Root and Tuber Crops

  • J.E. Bradshaw

Part of the Handbook of Plant Breeding book series (HBPB, volume 7)

Table of contents

  1. Front Matter
    Pages i-xiv
  2. John E. Bradshaw, Merideth Bonierbale
    Pages 1-52
  3. Hernán Ceballos, Emmanuel Okogbenin, Juan Carlos Pérez, Luis Augusto Becerra López-Valle, Daniel Debouck
    Pages 53-96
  4. Vincent Lebot
    Pages 97-125
  5. Gemma Arnau, K. Abraham, M.N. Sheela, Hana Chair, Alieu Sartie, Robert Asiedu
    Pages 127-148
  6. José Quero-Garcia, Anton Ivancic, Vincent Lebot
    Pages 149-172
  7. Enrico Biancardi, J. Mitchell McGrath, Leonard W. Panella, Robert T. Lewellen, Piergiorgio Stevanato
    Pages 173-219
  8. Karine Henry
    Pages 221-243
  9. Stuart Gowers
    Pages 245-289
  10. Back Matter
    Pages 291-295

About this book


Root and Tuber Crops John Bradshaw Editor A number of root and tuber crops were first domesticated several thousand years ago, but none became important on a global scale until after the end of the 16th century. Today the potato is the world’s third most important food crop (314 million tonnes produced in 2008), after wheat and rice. Cassava (233) is the most important root and tuber crop in the tropics where it is a primary staple food in many of the poorest countries, and the sweet potato (110) is also a food staple in Asia, Africa and America. Sugar beet (228) provides about one quarter of the world’s sugar production from crops grown in temperate climates. Yams (52) are also important staple food crops in tropical and subtropical regions. Although Taro and Cocoyam are minor crops, they do provide a staple food for poor people in Africa, Asia and America. From the 1800s, fodder beet, swedes and turnips became important for feeding to livestock in temperate climates but they have now been replaced as major crops for animal feed by cereals and silage. The extent to which root and tuber crops are benefiting from modern breeding methods and new biotechnologies reflects both their own economic importance and that of their close relatives. All of this is covered together with past achievements, current breeding objectives and utilization of genetic resources. The book will be of value both to students of plant breeding and professional plant breeders, as well as to anyone interested in this fascinating group of root and tuber crops. The Handbook of Plant Breeding-Root and Tuber Crops is a volume devoted to 10 of the most important root and tuber crops and is divided into eight chapters: Potato (Solanum tuberosum), Cassava (Manihot esculenta), Sweet Potato (Ipomoea batatas), Yams (Dioscorea spp.), Taro (Colocasia esculenta) and Cocoyam (Xanthosoma sagittifolium), Sugar Beet (Beta vulgaris), Fodder Beet (Beta vulgaris), and Swedes (Brassica napus) and Turnip (Brassica rapa). Chapters have been written by experts on the crops with wide knowledge of their breeding. In order to provide uniformity with the other volumes in the Handbook of Plant Breeding, each chapter is divided into the following sections: Introduction, Origins and Domestication, Varietal Groups (where appropriate), Genetic Resources, Major Breeding Achievements, Current Goals of Breeding, Breeding Methods and Techniques, Integration of New Biotechnologies in Breeding Programs and Seed (Tuber/Commercial) Production. About the Editor: John Bradshaw is a Honorary Fellow of the Scottish Crop Research Institute, having spent the whole of his 34 year career there as a plant breeder and geneticist. Throughout his career he has been a member of the European Association for Research on Plant Breeding (EUCARPIA) and served as Chairperson of the Section Potatoes. He has travelled widely and written extensively on plant breeding, as well as serving on the editorial boards of a number of scientific journals.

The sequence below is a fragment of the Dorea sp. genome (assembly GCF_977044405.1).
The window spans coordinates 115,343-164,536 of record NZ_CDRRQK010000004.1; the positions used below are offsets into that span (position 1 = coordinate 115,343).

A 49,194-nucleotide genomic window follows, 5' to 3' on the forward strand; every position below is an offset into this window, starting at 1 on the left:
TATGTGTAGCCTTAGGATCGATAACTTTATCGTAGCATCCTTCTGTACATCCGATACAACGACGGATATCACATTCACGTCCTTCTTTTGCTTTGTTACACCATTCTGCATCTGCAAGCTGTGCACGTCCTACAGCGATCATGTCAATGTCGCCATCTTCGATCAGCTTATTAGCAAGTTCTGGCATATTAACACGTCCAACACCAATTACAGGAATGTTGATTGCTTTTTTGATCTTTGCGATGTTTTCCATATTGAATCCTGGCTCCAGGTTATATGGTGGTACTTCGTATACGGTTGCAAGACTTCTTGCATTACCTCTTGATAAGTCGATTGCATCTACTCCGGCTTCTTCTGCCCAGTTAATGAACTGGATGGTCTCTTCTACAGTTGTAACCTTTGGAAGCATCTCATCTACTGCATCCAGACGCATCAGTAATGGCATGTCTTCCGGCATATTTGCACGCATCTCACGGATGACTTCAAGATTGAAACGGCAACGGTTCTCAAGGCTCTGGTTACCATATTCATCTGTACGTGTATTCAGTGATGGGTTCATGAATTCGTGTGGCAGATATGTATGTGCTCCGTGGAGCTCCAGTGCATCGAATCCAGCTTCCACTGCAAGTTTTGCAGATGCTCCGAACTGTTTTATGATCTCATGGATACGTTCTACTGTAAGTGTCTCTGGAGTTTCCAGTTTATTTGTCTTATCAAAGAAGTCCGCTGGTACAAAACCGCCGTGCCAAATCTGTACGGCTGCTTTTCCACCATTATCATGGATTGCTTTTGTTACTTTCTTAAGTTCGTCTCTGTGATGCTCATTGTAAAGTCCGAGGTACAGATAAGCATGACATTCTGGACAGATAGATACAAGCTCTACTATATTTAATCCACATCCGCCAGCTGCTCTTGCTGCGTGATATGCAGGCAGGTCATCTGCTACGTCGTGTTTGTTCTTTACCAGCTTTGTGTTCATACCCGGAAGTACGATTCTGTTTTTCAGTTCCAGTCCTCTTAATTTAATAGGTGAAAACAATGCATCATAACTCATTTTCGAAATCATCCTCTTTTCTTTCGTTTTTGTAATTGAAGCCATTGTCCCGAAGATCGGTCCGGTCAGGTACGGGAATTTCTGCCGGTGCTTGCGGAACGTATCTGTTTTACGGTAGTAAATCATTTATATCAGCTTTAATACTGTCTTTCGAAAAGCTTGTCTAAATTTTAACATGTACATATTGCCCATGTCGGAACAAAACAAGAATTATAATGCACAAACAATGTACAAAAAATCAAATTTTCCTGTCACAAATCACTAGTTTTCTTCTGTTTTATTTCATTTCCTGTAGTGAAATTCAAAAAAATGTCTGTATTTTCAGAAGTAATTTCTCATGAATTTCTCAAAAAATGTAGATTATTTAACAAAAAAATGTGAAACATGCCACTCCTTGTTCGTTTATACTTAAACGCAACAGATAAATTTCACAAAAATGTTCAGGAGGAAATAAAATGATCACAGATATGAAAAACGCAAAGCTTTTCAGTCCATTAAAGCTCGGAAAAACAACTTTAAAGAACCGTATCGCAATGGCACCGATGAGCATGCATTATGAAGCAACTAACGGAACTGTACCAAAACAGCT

biotechnology breeding crops food security plant breeding wheat

Editors and affiliations

  • J.E. Bradshaw
    • 1
  1. 1.InvergowrieScottish Crop Research InstituteDundeeUnited Kingdom

Bibliographic information